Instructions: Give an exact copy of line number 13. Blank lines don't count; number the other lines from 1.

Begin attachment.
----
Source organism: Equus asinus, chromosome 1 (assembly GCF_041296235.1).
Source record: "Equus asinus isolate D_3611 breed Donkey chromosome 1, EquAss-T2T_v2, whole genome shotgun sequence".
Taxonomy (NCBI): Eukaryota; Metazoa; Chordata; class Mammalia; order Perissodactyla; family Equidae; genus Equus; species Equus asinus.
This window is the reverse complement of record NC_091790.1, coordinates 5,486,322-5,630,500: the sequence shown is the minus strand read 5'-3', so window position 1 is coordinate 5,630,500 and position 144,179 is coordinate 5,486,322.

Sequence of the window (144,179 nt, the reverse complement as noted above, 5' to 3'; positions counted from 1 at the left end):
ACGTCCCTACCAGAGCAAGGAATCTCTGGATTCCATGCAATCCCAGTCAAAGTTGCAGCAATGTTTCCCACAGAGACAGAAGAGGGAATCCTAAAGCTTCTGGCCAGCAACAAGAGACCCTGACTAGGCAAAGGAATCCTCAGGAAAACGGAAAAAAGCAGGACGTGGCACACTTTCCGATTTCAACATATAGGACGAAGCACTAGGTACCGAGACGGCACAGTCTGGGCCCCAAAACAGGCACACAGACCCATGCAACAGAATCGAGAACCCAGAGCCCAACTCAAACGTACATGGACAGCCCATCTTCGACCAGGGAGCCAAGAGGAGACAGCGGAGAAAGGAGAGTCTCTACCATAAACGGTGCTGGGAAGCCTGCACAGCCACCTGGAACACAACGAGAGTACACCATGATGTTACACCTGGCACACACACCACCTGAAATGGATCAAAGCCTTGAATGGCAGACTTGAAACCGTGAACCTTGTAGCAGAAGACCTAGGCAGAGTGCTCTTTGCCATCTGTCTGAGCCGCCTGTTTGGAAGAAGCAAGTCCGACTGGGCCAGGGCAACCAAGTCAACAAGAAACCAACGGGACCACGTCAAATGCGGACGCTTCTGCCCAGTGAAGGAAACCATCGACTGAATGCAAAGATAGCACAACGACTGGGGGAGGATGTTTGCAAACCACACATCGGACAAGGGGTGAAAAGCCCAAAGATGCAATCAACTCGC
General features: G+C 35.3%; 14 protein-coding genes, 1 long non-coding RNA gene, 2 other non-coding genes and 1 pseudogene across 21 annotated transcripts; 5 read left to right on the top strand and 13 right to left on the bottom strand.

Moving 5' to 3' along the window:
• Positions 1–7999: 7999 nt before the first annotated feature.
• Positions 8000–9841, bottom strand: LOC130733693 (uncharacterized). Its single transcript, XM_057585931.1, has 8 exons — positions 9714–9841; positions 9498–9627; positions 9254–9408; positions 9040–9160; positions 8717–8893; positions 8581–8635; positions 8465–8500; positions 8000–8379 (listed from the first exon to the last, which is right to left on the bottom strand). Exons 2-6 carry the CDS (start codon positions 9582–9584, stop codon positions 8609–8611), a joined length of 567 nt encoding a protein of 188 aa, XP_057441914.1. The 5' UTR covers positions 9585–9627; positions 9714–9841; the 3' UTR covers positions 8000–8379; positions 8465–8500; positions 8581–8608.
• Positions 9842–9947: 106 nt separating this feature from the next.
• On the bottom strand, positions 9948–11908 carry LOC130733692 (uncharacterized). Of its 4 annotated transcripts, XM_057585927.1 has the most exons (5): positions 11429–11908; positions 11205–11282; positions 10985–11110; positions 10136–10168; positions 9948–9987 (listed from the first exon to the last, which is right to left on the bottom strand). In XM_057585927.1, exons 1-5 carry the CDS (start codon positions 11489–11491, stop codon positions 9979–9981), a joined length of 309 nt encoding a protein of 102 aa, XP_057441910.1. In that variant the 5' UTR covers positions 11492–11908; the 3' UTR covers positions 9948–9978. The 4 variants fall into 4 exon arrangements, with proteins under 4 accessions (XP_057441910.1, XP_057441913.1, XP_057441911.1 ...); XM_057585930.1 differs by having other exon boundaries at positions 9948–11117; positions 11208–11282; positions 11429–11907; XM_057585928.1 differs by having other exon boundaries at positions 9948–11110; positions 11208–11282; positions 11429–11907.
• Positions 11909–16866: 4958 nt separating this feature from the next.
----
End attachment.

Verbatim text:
• Positions 11909–16866: 4958 nt separating this feature from the next.